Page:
Johnny fell down the stairs tonight. It was Tom’s birthday, and we’d canceled our plans to go out for dinner because of Johnny’s fever. Instead, we’d had a lovely dinner together, complete with gifts, candles and cupcakes. I’d just given Lila a new Kleen Kanteen, but the top was missing. I’d figured it was in my attic office, so Tom had volunteered to look for it and happened to have Johnny in his arms. Finding the lid, he started back down our precarious nefarious attic stairs, tripped and fell, and while falling, Johnny tumbled out of his arms. I heard the noise from the kitchen, where Lila and I were still eating our dinner. It was one of the worst sounds I’d ever heard–the worst part was Tom’s howl of terror which told me everything I needed to know. I took the stairs two at a time and met Tom on the second floor landing. Johnny was pale and dazed-looking, and at first it seemed he couldn’t move his neck. Slowly he turned toward the sound of my voice. Tom was shouting about how sorry he was and how scared he was and I begged to hold the baby until Tom handed him to me. Then we all took off, with Lila in Tom’s arms, and ran across the street to the ER. (I was even more grateful to live near that hospital than I had been when in labor.)
“My baby fell,” I screamed. “Please please please let us in!”
“Calm down, Miss!” one of the nurses said, but another nurse, grim-faced, reached through the glass and grabbed Johnny out of my arms and beckoned us to follow her. They put the four of us in a room and took Johnny’s vitals. He was spookily quiet. He held on to my shoulder firmly but silently. When he’d first fallen, Tom said he’d cried a little, but from the moment I saw him, he’d been mute. He gazed at me as if in a dream.
It had been a hard day anyway; I’d taken him to the pediatrician first thing this morning because he’d had a high fever. At midday, his temp was 104 under his arm. I’d been worrying about my boy all day. Now I’d give anything for just a fever to worry about. He didn’t want to do anything except lie silently on my chest while I wept and my mind went to horrible eventualities. Tom kept berating himself. Lila kept saying, “Johnny’s okay. Johnny’s fine! See? He’s fine.”
They brought us to the X-Ray room, and as we were walking down the hall, I felt a calm come over me, a knowing that no matter what was “wrong” with Johnny, he was right. He was all right. That he was still Johnny no matter what, and that my love for him could never be broken, even if––God forbid––his body or his mind were.
We put on lead aprons, lay him on the X-Ray table. Meanwhile, Tem and Lila were waiting for us outside the door so as not to be exposed. Lila said, “Are you sad, Dada?”
“Yes,” said Tom. “I’m sad. I’m worried about Johnny, Lila.”
Lila scrutinized his face. “I don’t see any tears, Dada.”
“They’re on the inside still, Sweetie.”
From outside the door, Tom heard Johnny whimpering a little bit on the X-Ray table. He burst into tears as soon as he heard the crying, and said to Lila, “Now the tears are on the outside! But it’s because I’m happy, Lila. The sound of Johnny crying, do you hear that? That’s a good thing!”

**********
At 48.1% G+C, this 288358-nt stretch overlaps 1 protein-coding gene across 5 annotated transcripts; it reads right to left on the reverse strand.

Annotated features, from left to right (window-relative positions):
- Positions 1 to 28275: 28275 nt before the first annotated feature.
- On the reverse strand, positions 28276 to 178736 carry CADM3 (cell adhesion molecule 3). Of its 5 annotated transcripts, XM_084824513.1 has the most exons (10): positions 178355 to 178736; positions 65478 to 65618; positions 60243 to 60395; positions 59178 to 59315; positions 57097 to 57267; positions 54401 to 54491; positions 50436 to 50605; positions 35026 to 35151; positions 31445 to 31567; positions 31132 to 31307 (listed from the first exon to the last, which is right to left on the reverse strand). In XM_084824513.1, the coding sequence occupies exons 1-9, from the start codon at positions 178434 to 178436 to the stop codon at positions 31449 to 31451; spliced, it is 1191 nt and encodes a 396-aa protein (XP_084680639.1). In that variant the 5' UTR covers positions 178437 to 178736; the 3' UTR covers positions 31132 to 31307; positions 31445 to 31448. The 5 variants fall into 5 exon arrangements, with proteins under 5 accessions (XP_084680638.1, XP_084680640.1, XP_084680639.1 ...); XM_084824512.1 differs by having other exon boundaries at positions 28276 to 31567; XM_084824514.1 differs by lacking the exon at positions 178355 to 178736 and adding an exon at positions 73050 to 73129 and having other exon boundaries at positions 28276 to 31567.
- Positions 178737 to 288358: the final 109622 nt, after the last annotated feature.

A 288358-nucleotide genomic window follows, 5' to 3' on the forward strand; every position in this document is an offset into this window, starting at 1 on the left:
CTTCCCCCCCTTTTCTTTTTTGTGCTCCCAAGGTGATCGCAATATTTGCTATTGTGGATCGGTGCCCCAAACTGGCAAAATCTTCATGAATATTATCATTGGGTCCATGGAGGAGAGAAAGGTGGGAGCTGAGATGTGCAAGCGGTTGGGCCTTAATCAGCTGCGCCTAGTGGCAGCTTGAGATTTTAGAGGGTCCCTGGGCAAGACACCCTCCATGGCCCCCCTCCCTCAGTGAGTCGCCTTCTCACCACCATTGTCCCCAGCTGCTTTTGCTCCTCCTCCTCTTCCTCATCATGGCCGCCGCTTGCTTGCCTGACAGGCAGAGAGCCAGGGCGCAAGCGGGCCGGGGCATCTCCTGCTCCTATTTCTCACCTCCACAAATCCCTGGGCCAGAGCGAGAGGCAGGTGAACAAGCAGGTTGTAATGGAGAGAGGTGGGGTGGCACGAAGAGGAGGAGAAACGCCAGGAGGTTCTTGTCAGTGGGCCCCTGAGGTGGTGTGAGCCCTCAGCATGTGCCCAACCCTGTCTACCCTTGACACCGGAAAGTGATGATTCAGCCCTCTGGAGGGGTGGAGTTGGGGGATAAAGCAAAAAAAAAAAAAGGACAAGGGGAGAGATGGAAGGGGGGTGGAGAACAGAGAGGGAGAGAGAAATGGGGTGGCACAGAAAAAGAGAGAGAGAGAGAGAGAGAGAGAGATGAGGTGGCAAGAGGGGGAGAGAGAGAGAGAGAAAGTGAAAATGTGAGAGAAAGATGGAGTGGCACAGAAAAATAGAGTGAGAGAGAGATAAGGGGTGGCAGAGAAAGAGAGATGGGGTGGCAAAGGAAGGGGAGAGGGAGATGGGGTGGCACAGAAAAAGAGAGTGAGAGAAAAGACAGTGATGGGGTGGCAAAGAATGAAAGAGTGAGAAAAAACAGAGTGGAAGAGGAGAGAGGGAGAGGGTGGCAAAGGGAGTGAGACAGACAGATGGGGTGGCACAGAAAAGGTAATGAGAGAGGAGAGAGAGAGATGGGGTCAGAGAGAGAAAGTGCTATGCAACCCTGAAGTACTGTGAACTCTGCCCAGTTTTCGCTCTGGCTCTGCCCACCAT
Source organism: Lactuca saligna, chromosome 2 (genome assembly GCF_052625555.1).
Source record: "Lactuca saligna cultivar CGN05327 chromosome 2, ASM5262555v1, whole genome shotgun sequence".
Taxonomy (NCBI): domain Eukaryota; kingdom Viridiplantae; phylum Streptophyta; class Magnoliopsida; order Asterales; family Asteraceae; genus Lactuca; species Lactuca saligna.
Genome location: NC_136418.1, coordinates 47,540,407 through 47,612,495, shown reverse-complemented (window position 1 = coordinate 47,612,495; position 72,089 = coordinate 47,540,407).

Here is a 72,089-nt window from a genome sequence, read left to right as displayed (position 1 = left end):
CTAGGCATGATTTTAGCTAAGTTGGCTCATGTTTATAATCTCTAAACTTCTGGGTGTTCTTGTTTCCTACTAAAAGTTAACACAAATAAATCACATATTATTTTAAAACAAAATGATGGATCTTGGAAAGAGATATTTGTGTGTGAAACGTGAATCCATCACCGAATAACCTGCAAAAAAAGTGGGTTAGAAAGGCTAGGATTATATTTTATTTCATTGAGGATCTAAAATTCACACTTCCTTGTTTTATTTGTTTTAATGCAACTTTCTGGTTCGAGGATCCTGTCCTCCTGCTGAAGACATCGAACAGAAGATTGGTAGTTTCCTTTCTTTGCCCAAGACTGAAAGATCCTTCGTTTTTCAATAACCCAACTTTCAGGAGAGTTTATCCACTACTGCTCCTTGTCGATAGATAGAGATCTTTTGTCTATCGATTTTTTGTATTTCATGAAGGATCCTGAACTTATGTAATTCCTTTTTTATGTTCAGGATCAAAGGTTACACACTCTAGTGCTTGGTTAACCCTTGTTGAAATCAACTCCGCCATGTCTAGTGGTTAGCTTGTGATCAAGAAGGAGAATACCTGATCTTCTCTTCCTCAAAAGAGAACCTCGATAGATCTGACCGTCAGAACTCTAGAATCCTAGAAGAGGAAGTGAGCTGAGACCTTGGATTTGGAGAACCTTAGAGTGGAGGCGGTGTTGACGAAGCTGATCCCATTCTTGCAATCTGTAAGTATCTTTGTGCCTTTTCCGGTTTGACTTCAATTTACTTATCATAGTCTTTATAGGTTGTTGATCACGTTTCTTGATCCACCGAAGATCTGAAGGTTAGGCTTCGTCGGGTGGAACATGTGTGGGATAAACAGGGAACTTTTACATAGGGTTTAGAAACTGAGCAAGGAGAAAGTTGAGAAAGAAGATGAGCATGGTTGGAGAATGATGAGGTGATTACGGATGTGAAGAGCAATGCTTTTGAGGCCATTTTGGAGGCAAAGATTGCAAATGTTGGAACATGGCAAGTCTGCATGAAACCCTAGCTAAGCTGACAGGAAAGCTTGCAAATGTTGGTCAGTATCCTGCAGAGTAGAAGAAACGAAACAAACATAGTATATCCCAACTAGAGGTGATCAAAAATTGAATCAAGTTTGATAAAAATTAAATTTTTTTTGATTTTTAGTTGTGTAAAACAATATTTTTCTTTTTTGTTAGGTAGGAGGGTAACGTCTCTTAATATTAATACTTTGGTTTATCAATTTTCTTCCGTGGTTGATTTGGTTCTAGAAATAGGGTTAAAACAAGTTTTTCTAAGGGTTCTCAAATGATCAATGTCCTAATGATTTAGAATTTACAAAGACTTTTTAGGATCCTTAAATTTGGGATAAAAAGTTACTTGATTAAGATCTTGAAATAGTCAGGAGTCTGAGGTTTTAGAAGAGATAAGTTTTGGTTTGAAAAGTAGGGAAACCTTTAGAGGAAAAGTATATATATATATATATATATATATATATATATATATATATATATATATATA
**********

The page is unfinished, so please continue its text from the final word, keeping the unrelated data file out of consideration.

The X-Rays revealed no damage. The nurse who had taken Johnny through the the window led us to the CT-Scan room. She noted Johnny seemed to be more with it, and said, “It’s not often I bring an infant through triage. You were right to be afraid.”
This did not make us feel better.
When I’d dropped Johnny in November and brought him to this same CT Scan situation, he had wriggled and protested the whole time. I’d had to sing to him to get him to keep still so they could take their pictures. Now, he was eerily still. But his eyes stayed on me the whole time. I sang him “Babar the Elephant,” and “Tender Shepherd.” For the first time since he fell, he made some of his typical vocalizations: “Ga!” and “Da!” as if he wanted to sing with me.
We waited for an hour for the results, during which he seemed to revive a bit. Finally, I poked my head out the door to see if the nursing ban was off yet (they’d wanted me to hold off on feeding him so that he wouldn’t throw up). The good doctor saw me, and said that the CT Scan had come back normal too.
How many ways can I say how grateful I am, how when one is face-to-face with real fear, the worst kind (because I can’t think of anything worse than losing a child, or watching your child suffer) the gift is being right in the moment, right with that little angel from heaven staring up at you, looking to you for relief or comfort?
The very oddest of birthday presents, but there you have it: a sharp-as-a-knife gratitude for how very rich we are, how very blessed we are. “When you have your health, you have everything,” my friend said to me when I called her to tell her what had happened. I’ve been writing gratitudes down in my bedside journal every night, trying not to repeat any, but how can I not repeat this, write it into a refrain that I sing every single morning?
Thank you for Tom.
Thank you for Lila.
Thank you for Johnny.
Thank you for our health.
Keep me awake and grateful. Thank you.